Antimalware Service Executable High CPU Utilization

After a recent Windows update I found that the Antimalware Service Executable’s CPU utilization was at a constant 20% on all cores, for days together There were numerous articles on the web suggesting that changing the properties of Windows Defender in the Task Scheduler would resolve the problem – specifically, unchecking “Run with the highest privileges” and unchecking all the boxes in the “Conditions” tab for “Windows Defender Scheduled Scan”. However, none of these steps seemed to help.

I finally found an article by Dell that suggested a clean boot and then enabling one service at a time. I tried this approach – first I hid the Microsoft services – there were about 40 non-Microsoft services. Then I enabled 20 services, then 10 more, then 5 and so on. The CPU utilization remained low until I enabled a service called “TrueColor ALS” or Ambient Light Service. The CPU utilization immediately shot up to 50% overall.

Once the cause was identified, I enabled all the services except for the True Color ALS and the CPU utilization is normal.

So the key is to try a clean boot and narrow the search down to one or more services that might be the cause. Hope this helps someone who has the same problem.

A link to the Dell article can be found here:

Your mileage may vary, but the Task Manager should look something like this, when idle:

Bird watching trip to Ganesh Gudi, January 2021

I left home at 7.30 p.m. on the 22nd of Jan. to reach the station around 8.15 p.m. You can take the green line metro to Kempegowda and then the purple line to KSR Bengaluru metro station, which is linked with the Indian Railways station.

The Miraj Special Express left at 9.30 p.m and reached Londa at around 8.15 a.m. on the 23rd.

The birding started at the hide (a viewing area conveniently located near the dining area) of the Old Magazine House, that is a Jungle Lodges property. The others in the group joined us from Hubli – Vallish, the skipper, Deepak and Aniket. We were able to spot the White Rumped Shama, Monarch, Emerald Dove, Oriental White Eye among other species.

Since it was the Republic day weekend, it was fairly crowded, with lots of people from Bangalore, Mumbai and other cities.

Day 2 was spent at the Timber Depot. Although it was foggy, we were able to spot some Pied Horbills. The fog made for a great atmosphere. Later, when the fog burned off, we were able to spot many other species including the Lesser Golden back Woodpecker and the Green Bee Eater at close range. In the evening, we headed to the river, where we were able to spot Hornbills flying.

On day 3, we were lucky to spot the Malabar Trogon (male).

On day 4, I spotted the Malabar Trogon (female) in the morning, but only a few birds overall, even though I stayed till 5.40 p.m. at the Old Magazine House.

On the last day, Govind dropped me at Londa station. On the way, there was a spectacular view point with the sun setting over the reservoir at the Supa Dam. I caught the Miraj-Bangalore Special Express at around 7.30 p.m. from Londa and reached Bangalore at 6.30 a.m. on Wednesday, the day after Republic Day.

The food at the Old Magazine House was excellent, with tea/coffee early in the mornings, buffet lunch and dinner and soup and snacks in the evenings along with a bonfire. Jungle Lodges did an excellent job as usual, but are a bit expensive.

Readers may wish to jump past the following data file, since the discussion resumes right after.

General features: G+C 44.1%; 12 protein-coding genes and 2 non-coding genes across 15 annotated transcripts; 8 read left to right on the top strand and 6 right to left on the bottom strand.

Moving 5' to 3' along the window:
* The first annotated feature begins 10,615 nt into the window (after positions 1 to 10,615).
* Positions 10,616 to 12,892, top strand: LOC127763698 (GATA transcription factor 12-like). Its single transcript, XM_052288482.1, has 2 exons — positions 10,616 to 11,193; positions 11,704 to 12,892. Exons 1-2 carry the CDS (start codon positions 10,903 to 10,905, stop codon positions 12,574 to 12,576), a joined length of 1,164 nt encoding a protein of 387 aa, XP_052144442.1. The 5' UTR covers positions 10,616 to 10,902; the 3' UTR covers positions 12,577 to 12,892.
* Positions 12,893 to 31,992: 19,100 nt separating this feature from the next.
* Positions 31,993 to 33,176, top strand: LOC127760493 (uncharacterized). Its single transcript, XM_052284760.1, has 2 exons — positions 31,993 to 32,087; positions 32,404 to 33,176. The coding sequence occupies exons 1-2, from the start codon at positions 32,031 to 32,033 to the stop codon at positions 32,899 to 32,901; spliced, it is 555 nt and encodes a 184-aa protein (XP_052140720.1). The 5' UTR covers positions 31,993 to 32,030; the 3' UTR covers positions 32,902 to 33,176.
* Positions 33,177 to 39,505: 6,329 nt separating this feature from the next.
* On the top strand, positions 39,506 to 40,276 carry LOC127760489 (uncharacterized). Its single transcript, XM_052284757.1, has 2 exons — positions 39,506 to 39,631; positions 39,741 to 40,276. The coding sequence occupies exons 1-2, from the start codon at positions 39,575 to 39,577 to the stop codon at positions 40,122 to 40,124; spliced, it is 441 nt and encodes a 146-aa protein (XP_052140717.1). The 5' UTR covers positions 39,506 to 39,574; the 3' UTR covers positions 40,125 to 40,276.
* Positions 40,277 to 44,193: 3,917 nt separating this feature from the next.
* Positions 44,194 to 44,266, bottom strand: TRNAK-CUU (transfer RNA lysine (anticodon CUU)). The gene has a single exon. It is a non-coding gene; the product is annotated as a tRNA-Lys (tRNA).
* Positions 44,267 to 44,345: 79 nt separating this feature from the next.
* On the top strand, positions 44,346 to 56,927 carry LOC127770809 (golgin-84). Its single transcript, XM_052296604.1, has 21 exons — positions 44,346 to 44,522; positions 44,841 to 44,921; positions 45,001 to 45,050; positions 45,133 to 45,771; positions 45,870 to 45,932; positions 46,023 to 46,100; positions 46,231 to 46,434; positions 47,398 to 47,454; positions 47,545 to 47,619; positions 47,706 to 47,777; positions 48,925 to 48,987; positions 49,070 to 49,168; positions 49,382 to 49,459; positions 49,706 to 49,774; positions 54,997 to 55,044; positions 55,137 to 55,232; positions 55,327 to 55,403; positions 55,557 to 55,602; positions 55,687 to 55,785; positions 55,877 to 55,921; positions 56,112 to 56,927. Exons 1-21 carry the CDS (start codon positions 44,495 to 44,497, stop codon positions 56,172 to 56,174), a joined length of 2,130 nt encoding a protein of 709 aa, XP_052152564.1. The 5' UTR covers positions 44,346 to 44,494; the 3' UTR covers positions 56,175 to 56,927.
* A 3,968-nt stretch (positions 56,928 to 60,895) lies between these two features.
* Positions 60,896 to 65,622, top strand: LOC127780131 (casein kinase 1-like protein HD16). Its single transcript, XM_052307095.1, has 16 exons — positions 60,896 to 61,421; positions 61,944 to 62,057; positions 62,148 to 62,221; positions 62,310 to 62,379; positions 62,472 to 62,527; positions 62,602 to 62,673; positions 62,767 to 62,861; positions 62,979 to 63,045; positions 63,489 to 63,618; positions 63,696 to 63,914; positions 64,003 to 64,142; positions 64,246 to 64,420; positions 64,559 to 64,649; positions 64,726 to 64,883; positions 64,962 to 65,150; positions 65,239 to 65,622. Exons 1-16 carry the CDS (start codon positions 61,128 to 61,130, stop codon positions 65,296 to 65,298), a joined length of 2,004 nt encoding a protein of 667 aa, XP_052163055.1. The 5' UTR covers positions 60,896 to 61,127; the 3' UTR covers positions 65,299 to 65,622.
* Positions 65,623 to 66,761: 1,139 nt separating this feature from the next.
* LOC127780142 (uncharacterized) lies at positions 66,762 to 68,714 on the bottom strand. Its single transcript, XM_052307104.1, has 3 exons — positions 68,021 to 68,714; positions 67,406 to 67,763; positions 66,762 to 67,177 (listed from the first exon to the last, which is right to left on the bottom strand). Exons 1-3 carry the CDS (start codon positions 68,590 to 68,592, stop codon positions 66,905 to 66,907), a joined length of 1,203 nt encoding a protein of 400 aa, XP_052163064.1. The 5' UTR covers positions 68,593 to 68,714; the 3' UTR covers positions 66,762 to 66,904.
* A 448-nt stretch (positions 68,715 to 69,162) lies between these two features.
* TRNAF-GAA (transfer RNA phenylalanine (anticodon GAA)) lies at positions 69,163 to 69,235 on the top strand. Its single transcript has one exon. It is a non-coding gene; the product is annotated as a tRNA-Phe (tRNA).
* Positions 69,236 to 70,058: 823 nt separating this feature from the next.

Most of the birding action was between 5 p.m. and 6 p.m. with a bathing and drinking frenzy happening just after 5.30 p.m at the hide! There were also occasional sightings in the afternoon around 3 p.m. and also in the mornings.

Another great trip!

Birds spotted:

Day 1

White Rumped Shama


Tickell’s Blue Flycatcher

Emerald Dove

Blyth’s Reed Warbler

Blue Capped Rock Thrush

Brown Breasted Flycatcher

Orange Mini Vet

Oriental White Eye

Rusty Tailed Flycatcher

Black Throated Munia

White Bellied Blue Flycatcher

Orange Headed Thrush


Day 2


Asian Paradise Flycatcher juvenile

Pied hornbills

Green Bee eater

Brown breasted flycatcher

Lesser golden back woodpecker.

Jordan’s leaf bird

Vernal hanging parakeet

Brown shrike

Racket tailed drongo

Bar headed flycatcher (sighting)

Grey hornbill

Ashy drongo

Oriental White Eye

Day 3

Rusty tailed warbler

Dark fronted babbler

Puff throated babbler

Flame throated bulbul

Asian fairy blue bird (M and F)

Malabar Trogon (male)

Most Day 1 birds in the hide

Day 4

Malabar Trogon (female)

Blue capped rock thrush


Thanks to Aniket for providing the list of birds.


White Rumped Shama

White Rumped Shama


Orange Minivet (female)


Brown Breasted Flycatcher

Blue-capped Rock Thrush

Blyth’s Reed Warbler

Orange Minivet (male)

Blue-capped Rock Thrush


Emerald Dove

Asian Paradise Flycatcher (juvenile)

Tickell’s Blue Flycatcher

Emerald Dove


Tickell’s Blue Flycatcher

Orange Headed Thrush

Timber Depot

Pied Hornbills

Pied Hornbills

Pied Hornbills

White-throated Kingfisher


Lesser Golden Back Woodpecker

Timber Depot

Green Bee Eater

Green Bee Eater

Pied Hornbills




Early morning walk


Asian Fairy Bluebird


Malabar Trogon (male)

Malabar Giant Squirrel

Buffet Lunch

The Hide

Oriental White-Eye


Emerald Dove

White Bellied Blue Flycatcher

Flame-throated Bulbul

Black-throated Munia

Malabar Trogon (female)


Supa Reservoir

The End – Miraj-Bangalore Express at KSR

Thanks for reading!

Birdwatching Trip to Kothagiri, Nilgiris, December 2020